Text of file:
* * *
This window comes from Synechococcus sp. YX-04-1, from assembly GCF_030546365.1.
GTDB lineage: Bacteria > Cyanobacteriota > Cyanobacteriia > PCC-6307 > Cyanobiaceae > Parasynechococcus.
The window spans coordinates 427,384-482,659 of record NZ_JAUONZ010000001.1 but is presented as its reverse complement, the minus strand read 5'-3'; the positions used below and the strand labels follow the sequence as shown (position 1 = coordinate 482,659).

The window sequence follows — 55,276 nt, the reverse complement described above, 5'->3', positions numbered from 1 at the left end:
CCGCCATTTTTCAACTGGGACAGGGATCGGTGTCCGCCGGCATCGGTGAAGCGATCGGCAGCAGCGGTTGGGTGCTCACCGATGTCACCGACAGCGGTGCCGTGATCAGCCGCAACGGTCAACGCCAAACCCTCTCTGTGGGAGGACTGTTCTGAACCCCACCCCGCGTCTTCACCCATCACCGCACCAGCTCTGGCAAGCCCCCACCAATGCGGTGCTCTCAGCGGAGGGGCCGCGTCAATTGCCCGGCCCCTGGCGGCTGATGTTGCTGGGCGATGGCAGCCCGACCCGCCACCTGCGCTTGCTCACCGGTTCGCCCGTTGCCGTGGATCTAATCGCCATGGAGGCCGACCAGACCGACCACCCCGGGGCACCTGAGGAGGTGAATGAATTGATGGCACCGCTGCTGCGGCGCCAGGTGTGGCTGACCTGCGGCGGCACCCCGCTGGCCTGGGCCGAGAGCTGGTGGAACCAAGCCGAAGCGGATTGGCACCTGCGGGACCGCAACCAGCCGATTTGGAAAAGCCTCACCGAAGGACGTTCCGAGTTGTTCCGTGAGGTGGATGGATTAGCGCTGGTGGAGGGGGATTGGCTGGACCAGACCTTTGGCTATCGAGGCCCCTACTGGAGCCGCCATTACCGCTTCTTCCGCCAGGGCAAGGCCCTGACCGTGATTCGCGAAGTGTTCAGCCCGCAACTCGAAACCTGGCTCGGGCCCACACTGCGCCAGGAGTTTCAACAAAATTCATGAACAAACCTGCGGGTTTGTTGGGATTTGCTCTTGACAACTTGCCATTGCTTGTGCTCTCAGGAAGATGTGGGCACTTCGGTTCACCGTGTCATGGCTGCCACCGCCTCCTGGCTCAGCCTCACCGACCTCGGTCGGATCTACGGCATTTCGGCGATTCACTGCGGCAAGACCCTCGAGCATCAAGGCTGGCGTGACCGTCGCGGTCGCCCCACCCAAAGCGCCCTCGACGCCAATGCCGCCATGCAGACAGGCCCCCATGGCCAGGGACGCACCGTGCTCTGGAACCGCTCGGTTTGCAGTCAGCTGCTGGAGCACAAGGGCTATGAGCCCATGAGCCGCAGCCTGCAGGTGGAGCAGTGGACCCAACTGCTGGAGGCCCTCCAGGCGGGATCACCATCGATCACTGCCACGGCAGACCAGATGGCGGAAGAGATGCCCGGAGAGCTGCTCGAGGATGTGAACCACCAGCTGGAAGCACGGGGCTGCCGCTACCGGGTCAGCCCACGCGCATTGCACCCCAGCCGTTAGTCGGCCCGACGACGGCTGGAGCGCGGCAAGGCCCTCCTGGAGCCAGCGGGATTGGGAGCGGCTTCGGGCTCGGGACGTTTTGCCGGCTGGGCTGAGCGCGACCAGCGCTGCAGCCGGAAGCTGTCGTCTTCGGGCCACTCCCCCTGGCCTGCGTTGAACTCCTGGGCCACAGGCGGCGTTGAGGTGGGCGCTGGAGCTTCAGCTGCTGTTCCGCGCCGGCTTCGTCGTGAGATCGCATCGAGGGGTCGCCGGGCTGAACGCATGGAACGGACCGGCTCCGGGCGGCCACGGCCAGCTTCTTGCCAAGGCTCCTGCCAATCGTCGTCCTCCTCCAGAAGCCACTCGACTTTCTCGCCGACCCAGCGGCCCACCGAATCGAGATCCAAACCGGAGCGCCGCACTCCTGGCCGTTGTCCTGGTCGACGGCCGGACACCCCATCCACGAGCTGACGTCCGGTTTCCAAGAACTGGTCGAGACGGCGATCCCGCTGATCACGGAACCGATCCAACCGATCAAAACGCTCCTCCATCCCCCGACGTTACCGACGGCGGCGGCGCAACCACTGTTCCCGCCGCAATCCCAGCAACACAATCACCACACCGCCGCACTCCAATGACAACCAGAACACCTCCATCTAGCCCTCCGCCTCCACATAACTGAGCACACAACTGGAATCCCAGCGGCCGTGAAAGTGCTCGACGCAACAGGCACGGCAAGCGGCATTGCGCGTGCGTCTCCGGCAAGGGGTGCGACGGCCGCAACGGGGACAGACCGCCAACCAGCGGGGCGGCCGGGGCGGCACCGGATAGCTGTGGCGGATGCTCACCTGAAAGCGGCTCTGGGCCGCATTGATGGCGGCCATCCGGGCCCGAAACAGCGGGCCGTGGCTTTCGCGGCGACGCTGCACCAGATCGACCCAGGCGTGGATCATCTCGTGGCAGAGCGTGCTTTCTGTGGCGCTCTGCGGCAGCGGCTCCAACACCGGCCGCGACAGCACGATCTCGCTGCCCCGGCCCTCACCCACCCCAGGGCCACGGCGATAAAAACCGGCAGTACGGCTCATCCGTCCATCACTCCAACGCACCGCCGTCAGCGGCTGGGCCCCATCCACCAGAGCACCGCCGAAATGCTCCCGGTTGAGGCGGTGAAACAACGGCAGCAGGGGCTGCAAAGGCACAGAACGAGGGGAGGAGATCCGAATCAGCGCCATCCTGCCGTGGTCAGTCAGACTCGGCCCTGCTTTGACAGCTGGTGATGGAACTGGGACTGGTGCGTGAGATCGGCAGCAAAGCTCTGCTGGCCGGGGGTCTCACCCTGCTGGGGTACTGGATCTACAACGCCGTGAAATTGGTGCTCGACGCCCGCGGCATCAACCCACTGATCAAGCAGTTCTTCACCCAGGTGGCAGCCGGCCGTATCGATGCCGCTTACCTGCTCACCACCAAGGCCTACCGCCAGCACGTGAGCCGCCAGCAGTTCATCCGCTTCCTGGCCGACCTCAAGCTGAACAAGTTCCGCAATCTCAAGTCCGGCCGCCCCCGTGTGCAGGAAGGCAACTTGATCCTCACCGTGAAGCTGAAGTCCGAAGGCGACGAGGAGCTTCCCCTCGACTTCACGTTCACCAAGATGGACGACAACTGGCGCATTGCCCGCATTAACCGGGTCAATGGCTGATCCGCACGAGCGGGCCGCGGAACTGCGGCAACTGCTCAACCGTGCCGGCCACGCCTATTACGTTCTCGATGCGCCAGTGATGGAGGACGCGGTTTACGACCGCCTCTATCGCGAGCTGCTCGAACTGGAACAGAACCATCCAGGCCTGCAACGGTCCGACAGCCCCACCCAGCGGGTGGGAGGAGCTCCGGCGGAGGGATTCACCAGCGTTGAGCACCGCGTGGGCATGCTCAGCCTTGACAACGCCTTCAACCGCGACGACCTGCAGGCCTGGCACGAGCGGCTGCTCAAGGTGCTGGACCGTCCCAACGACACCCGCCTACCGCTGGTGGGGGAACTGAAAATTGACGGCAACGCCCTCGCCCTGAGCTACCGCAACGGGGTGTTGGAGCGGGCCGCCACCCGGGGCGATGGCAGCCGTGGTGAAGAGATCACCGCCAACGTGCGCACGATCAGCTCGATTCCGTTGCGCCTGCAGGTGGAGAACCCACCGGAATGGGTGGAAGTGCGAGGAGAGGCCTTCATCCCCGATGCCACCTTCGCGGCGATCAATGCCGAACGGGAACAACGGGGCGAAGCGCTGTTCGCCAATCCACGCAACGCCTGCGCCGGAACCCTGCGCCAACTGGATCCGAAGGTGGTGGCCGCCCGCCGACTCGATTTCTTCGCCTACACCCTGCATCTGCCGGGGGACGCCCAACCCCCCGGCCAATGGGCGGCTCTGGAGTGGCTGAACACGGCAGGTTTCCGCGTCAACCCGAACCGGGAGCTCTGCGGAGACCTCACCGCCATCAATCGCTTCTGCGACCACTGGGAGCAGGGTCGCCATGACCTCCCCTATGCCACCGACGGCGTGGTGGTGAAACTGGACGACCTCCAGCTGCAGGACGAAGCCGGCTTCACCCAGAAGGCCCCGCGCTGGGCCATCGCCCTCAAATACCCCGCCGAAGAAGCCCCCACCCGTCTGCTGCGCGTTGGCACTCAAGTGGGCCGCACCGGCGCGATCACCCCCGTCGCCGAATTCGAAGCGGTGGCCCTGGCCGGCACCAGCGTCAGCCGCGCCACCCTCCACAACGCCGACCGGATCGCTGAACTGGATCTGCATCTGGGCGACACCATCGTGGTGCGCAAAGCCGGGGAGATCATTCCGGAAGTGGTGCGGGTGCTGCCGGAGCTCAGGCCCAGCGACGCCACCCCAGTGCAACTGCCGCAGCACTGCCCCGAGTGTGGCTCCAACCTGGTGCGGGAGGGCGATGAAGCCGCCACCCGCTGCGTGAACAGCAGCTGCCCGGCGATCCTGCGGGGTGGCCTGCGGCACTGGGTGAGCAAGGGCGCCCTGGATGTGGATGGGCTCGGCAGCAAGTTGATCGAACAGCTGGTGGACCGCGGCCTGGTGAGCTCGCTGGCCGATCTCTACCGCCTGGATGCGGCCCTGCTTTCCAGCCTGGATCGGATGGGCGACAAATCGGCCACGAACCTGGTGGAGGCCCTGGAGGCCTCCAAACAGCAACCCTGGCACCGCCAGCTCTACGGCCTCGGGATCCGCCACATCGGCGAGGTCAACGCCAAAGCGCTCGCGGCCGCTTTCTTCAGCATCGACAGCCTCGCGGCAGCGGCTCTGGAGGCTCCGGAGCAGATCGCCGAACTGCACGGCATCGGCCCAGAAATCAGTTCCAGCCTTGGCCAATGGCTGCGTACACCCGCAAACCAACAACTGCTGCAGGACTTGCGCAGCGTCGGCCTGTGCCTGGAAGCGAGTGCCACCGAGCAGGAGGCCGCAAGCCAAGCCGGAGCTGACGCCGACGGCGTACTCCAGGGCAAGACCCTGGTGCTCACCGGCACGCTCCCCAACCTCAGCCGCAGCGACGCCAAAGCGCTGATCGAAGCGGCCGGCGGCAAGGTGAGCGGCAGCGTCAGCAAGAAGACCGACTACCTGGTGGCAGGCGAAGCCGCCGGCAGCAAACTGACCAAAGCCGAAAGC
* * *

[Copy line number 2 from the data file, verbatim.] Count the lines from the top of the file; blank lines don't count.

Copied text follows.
GTDB lineage: Bacteria > Cyanobacteriota > Cyanobacteriia > PCC-6307 > Cyanobiaceae > Parasynechococcus.